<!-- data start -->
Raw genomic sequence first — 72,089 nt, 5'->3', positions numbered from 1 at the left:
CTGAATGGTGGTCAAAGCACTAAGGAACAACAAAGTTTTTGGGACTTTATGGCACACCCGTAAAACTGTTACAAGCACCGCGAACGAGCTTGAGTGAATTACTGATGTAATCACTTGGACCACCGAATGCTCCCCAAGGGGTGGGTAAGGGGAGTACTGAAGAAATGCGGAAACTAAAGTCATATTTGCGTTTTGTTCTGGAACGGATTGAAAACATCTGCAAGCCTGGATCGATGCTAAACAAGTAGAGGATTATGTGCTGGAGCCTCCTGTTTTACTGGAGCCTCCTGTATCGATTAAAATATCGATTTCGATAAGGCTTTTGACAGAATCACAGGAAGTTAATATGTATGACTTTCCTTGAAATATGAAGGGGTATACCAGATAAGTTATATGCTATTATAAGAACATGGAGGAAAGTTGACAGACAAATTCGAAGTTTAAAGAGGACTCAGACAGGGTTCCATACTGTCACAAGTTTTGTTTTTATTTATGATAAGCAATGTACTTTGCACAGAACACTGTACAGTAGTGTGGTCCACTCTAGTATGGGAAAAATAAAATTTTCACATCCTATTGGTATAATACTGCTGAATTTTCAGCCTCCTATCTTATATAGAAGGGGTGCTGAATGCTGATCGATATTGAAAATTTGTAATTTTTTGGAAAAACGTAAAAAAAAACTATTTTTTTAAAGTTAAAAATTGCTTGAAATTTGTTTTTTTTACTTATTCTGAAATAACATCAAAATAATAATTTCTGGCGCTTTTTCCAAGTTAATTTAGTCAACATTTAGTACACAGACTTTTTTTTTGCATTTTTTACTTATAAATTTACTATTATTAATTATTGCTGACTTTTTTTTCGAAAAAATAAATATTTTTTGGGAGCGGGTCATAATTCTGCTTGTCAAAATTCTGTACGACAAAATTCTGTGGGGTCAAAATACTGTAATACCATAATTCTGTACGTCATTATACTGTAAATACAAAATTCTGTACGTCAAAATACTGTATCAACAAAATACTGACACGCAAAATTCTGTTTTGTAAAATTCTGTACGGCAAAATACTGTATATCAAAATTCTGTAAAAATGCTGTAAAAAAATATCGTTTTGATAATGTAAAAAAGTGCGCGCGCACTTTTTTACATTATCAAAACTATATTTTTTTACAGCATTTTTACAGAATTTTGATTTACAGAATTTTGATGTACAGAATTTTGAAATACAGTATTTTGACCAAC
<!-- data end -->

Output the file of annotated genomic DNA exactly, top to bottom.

Raw genomic sequence first — 72,089 nt, 5'->3', positions numbered from 1 at the left:
CTGAATGGTGGTCAAAGCACTAAGGAACAACAAAGTTTTTGGGACTTTATGGCACACCCGTAAAACTGTTACAAGCACCGCGAACGAGCTTGAGTGAATTACTGATGTAATCACTTGGACCACCGAATGCTCCCCAAGGGGTGGGTAAGGGGAGTACTGAAGAAATGCGGAAACTAAAGTCATATTTGCGTTTTGTTCTGGAACGGATTGAAAACATCTGCAAGCCTGGATCGATGCTAAACAAGTAGAGGATTATGTGCTGGAGCCTCCTGTTTTACTGGAGCCTCCTGTATCGATTAAAATATCGATTTCGATAAGGCTTTTGACAGAATCACAGGAAGTTAATATGTATGACTTTCCTTGAAATATGAAGGGGTATACCAGATAAGTTATATGCTATTATAAGAACATGGAGGAAAGTTGACAGACAAATTCGAAGTTTAAAGAGGACTCAGACAGGGTTCCATACTGTCACAAGTTTTGTTTTTATTTATGATAAGCAATGTACTTTGCACAGAACACTGTACAGTAGTGTGGTCCACTCTAGTATGGGAAAAATAAAATTTTCACATCCTATTGGTATAATACTGCTGAATTTTCAGCCTCCTATCTTATATAGAAGGGGTGCTGAATGCTGATCGATATTGAAAATTTGTAATTTTTTGGAAAAACGTAAAAAAAAACTATTTTTTTAAAGTTAAAAATTGCTTGAAATTTGTTTTTTTTACTTATTCTGAAATAACATCAAAATAATAATTTCTGGCGCTTTTTCCAAGTTAATTTAGTCAACATTTAGTACACAGACTTTTTTTTTGCATTTTTTACTTATAAATTTACTATTATTAATTATTGCTGACTTTTTTTTCGAAAAAATAAATATTTTTTGGGAGCGGGTCATAATTCTGCTTGTCAAAATTCTGTACGACAAAATTCTGTGGGGTCAAAATACTGTAATACCATAATTCTGTACGTCATTATACTGTAAATACAAAATTCTGTACGTCAAAATACTGTATCAACAAAATACTGACACGCAAAATTCTGTTTTGTAAAATTCTGTACGGCAAAATACTGTATATCAAAATTCTGTAAAAATGCTGTAAAAAAATATCGTTTTGATAATGTAAAAAAGTGCGCGCGCACTTTTTTACATTATCAAAACTATATTTTTTTACAGCATTTTTACAGAATTTTGATTTACAGAATTTTGATGTACAGAATTTTGAAATACAGTATTTTGACCAAC